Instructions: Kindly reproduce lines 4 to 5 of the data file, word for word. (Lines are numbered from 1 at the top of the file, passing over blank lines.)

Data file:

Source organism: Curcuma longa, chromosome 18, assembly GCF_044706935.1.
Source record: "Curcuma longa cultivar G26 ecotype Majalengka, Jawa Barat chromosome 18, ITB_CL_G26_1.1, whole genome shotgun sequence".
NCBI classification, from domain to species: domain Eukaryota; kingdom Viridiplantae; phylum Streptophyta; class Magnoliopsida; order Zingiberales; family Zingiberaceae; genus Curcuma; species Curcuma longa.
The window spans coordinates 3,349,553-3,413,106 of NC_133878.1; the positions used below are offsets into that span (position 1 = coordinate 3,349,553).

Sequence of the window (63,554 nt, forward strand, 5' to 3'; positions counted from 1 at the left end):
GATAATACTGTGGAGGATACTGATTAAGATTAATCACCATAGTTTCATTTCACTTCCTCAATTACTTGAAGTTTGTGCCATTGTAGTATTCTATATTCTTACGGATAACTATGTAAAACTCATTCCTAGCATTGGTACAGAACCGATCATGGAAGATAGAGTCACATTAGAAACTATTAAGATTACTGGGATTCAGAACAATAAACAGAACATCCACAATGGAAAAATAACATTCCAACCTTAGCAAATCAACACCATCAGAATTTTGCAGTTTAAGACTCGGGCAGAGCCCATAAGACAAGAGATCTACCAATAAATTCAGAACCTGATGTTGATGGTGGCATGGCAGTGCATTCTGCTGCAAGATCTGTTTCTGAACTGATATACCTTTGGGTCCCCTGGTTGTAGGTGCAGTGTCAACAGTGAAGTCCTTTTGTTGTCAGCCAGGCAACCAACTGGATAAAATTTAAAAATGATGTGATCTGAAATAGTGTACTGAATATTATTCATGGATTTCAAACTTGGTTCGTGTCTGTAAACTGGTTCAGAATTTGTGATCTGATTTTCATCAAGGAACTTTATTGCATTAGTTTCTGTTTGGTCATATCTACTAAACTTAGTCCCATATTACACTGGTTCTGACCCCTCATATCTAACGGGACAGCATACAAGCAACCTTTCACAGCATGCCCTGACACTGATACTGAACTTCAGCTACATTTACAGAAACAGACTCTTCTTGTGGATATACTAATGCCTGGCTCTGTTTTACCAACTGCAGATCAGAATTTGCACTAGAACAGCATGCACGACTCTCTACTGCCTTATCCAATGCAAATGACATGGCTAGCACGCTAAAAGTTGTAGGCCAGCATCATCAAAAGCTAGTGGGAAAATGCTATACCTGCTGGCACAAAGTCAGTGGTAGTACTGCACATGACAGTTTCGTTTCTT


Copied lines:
The window spans coordinates 3,349,553-3,413,106 of NC_133878.1; the positions used below are offsets into that span (position 1 = coordinate 3,349,553).

Sequence of the window (63,554 nt, forward strand, 5' to 3'; positions counted from 1 at the left end):